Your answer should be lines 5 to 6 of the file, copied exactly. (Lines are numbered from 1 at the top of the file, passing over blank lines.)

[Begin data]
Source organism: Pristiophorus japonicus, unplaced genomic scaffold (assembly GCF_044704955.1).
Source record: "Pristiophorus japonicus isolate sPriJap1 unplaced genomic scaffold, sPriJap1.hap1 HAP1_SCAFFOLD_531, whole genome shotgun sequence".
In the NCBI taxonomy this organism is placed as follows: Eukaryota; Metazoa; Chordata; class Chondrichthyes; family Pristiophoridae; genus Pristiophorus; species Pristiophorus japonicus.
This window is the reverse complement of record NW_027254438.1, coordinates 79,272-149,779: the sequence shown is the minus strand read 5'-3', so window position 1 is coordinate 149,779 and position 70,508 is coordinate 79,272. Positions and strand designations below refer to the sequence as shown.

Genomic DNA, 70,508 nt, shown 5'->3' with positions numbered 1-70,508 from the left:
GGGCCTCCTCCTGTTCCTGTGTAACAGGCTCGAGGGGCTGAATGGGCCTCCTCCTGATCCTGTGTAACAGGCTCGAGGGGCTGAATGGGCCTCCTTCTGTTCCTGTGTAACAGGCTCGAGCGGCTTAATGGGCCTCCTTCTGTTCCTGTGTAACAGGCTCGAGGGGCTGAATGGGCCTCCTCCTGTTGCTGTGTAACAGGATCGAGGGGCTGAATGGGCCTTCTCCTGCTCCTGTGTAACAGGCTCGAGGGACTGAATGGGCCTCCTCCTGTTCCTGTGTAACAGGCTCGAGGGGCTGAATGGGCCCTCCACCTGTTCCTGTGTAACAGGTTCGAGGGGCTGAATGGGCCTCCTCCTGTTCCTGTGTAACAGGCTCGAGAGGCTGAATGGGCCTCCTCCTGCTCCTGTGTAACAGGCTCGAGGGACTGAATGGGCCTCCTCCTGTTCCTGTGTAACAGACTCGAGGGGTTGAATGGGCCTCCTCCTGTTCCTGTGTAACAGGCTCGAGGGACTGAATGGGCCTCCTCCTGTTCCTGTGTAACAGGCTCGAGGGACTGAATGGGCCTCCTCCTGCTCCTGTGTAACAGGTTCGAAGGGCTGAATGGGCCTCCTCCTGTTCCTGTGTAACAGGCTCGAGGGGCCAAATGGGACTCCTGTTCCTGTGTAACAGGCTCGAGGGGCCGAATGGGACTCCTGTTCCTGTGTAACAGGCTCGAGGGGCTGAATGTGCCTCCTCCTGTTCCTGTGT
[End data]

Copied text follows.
Genomic DNA, 70,508 nt, shown 5'->3' with positions numbered 1-70,508 from the left:
GGGCCTCCTCCTGTTCCTGTGTAACAGGCTCGAGGGGCTGAATGGGCCTCCTCCTGATCCTGTGTAACAGGCTCGAGGGGCTGAATGGGCCTCCTTCTGTTCCTGTGTAACAGGCTCGAGCGGCTTAATGGGCCTCCTTCTGTTCCTGTGTAACAGGCTCGAGGGGCTGAATGGGCCTCCTCCTGTTGCTGTGTAACAGGATCGAGGGGCTGAATGGGCCTTCTCCTGCTCCTGTGTAACAGGCTCGAGGGACTGAATGGGCCTCCTCCTGTTCCTGTGTAACAGGCTCGAGGGGCTGAATGGGCCCTCCACCTGTTCCTGTGTAACAGGTTCGAGGGGCTGAATGGGCCTCCTCCTGTTCCTGTGTAACAGGCTCGAGAGGCTGAATGGGCCTCCTCCTGCTCCTGTGTAACAGGCTCGAGGGACTGAATGGGCCTCCTCCTGTTCCTGTGTAACAGACTCGAGGGGTTGAATGGGCCTCCTCCTGTTCCTGTGTAACAGGCTCGAGGGACTGAATGGGCCTCCTCCTGTTCCTGTGTAACAGGCTCGAGGGACTGAATGGGCCTCCTCCTGCTCCTGTGTAACAGGTTCGAAGGGCTGAATGGGCCTCCTCCTGTTCCTGTGTAACAGGCTCGAGGGGCCAAATGGGACTCCTGTTCCTGTGTAACAGGCTCGAGGGGCCGAATGGGACTCCTGTTCCTGTGTAACAGGCTCGAGGGGCTGAATGTGCCTCCTCCTGTTCCTGTGT